- The Magazine
For years, gamers have clamored for a perfect Alien game. The trials and tribulations of Ellen Ripley and the crew of the Nostromo, trapped in a floating capsule in the empty vacuum of space with a murderous organism, has all the markers of a potentially excellent game. Instead, gamers have been treated to titles such as the abysmal Aliens: Colonial Marines from last year. The search for a game which could match Ridley Scott’s original horror classic seemed to be a fruitless one – at least it was, until Sega and developer The Creative Assembly gave us Alien: Isolation.
Set 15 years after the events of Scott’s film, and 42 years before James Cameron’s Aliens, Isolation places players in control of another Ripley: Amanda, Ellen’s daughter, who was previously only referenced in a photograph in Cameron’s film. Here, Amanda is an engineer working for Weyland-Yutani who is invited to join a team that is heading to Sevastopol Station, owned by Seegson Corporation, which has the flight recorder of the Nostromo in its possession. Seeking closure for her mother’s disappearance, Amanda accepts, and sets into motion a harrowing chain of events.
When the team reaches Sevastopol aboard their ship, the Torrens, they find it unresponsive and eerily lifeless. Amanda, Christopher Samuels – a synthetic – and Nina Taylor, a W-Y executive, attempt a spacewalk to the Sevastopol which goes horribly wrong, separating Amanda from the group and leaving her alone, inside the station, for the first of what will be many hours spent by herself exploring Sevastopol.
It’s clear from the outset that Creative Assembly have crafted the most faithful recreation of Alien’s world ever seen in gaming. Every detail, every surface, every possible minutia has been analyzed to ensure it gels with the constraints that the designers were working from in 1979. “If a prop couldn’t have been made in ’79 with the things that they had around, then we wouldn’t make it either,” the game’s head of Art Design, Jon McKellanm told GameFront – and boy, does it show. CRT monitors adorn desks and walls, flickering into green-and-white life with their ASCII graphics and accompanied with chunky keyboards. Voice recorders and boomboxes are scattered around living quarters and offices, with cassettes (remember those?) waiting to be played. Video recordings flicker and distort, as if watched on an old VHS, while every computer and electronic item is accompanied with numerous “bleep” and “bloop” sounds to remind you that, yes, this is a future designed some three decades in the past.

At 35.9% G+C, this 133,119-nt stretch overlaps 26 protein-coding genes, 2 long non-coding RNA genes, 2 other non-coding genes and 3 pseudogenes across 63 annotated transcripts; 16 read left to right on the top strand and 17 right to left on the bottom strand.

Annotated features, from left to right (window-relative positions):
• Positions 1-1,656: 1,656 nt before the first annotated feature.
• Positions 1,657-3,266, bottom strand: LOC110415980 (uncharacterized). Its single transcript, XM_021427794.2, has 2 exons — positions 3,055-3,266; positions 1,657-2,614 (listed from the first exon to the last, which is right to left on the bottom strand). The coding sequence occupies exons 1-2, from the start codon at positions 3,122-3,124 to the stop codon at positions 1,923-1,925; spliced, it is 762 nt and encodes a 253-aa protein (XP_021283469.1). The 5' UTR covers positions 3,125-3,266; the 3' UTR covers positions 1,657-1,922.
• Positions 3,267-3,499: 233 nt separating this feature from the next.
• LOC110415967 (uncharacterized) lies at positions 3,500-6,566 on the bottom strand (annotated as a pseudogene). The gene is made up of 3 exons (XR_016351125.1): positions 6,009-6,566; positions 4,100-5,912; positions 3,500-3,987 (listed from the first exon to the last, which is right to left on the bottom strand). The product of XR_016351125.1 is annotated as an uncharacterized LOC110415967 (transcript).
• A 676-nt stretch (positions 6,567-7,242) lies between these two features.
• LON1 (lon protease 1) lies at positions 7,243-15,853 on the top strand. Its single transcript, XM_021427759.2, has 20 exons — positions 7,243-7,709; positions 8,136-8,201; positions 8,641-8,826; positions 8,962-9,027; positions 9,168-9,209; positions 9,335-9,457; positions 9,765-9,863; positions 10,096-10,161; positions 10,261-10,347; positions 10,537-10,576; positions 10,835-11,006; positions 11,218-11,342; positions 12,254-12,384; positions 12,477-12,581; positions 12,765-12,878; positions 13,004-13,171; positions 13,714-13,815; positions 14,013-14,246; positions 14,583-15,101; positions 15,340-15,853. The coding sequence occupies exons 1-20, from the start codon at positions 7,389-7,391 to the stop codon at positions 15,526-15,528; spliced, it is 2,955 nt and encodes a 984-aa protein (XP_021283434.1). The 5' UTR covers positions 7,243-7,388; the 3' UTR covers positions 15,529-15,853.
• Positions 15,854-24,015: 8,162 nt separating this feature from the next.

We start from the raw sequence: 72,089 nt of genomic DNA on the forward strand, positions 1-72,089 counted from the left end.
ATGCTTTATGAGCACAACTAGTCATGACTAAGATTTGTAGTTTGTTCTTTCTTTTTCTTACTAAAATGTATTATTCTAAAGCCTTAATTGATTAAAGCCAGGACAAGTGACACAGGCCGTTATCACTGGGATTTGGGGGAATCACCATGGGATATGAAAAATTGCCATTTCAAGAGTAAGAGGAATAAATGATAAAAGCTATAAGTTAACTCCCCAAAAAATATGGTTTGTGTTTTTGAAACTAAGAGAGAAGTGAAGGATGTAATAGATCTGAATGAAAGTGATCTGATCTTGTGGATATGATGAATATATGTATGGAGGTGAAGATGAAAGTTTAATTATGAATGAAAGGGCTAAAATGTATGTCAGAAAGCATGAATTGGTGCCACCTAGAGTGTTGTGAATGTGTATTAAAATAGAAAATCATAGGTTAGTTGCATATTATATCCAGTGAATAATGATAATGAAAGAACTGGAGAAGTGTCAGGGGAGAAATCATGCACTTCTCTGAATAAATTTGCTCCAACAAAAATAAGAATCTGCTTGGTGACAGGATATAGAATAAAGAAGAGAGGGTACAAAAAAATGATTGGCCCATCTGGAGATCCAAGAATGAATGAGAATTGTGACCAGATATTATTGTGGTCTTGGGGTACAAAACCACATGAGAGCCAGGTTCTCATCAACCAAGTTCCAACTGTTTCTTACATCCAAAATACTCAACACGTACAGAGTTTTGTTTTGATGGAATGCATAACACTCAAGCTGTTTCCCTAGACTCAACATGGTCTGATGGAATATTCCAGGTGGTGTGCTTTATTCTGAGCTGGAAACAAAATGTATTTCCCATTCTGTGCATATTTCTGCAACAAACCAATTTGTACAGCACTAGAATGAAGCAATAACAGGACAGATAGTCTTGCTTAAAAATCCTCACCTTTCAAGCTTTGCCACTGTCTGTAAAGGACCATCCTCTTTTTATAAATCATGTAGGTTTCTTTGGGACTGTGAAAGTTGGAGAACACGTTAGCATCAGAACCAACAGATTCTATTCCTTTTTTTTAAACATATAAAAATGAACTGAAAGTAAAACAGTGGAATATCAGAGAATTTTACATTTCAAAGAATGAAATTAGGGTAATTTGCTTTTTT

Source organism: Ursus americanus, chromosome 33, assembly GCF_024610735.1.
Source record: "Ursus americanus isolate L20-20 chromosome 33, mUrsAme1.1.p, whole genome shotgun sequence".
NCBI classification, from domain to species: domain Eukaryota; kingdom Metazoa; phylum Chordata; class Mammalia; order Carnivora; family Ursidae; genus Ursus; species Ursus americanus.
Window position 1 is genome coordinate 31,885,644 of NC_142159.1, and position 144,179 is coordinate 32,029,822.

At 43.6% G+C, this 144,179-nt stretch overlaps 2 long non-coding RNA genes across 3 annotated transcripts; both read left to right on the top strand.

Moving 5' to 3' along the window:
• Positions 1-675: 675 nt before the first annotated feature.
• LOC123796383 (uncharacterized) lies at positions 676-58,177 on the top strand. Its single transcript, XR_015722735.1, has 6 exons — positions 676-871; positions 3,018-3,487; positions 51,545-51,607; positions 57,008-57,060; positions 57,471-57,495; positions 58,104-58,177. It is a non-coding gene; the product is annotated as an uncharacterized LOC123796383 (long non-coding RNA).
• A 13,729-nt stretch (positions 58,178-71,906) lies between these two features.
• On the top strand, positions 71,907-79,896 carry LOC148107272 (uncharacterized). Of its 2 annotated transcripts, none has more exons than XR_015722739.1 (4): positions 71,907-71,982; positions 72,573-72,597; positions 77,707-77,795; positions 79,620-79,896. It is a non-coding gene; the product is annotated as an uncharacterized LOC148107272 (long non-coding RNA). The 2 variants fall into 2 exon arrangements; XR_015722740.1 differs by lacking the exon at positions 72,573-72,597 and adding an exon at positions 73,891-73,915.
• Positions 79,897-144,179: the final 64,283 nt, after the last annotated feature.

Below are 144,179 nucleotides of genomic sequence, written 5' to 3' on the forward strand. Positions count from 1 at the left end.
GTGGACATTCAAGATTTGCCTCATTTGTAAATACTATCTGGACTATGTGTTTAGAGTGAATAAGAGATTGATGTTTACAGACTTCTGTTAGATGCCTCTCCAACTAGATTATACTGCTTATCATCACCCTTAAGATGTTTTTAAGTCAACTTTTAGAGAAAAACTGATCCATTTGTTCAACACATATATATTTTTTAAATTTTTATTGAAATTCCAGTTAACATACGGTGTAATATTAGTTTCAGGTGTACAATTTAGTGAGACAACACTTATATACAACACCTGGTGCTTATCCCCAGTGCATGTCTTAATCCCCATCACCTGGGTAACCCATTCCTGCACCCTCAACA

Sevastopol itself is a large-scale extrapolation of the Nostromo. Its exterior and interior place form over function. It’s an industrial spaceport, a far cry from the luxury liner aesthetic of Star Trek’s Enterprise D, and its corridors and rooms are adorned with exposed pipes, manual levers, ventilation shafts, maintenance hatches, ladders, polystyrene panels, metal brackets and big, square buttons with instructions written in multiple languages to reflect the stations international crew. Every inch of the world has been specifically crafted to look and feel and as though it has been ripped straight from Alien, and that slavish attention to detail makes it an utterly engrossing experience for any fans of Scott’s original horror epic.
Sevastopol, however, is a station in disarray. Scattered throughout the station are the bodies of its former residents, mingling with makeshift barricades, temporary beds, burst pipes, exposed wiring, untamed fires, ransacked cupboards and storage lockers and the debris and detritus of a people struggling to survive in the midst of utmost panic. The reasons for this immediately become clear as the player navigates through the game’s opening sections – human survivors are distrusting, shell-shocked and eager to shoot first and ask later as they scavenge for supplies. Ultimately, though, the player meets the reason for the complete breakdown of society in Sevastopol: Amanda’s nemesis for the next 20 or so hours, the alien.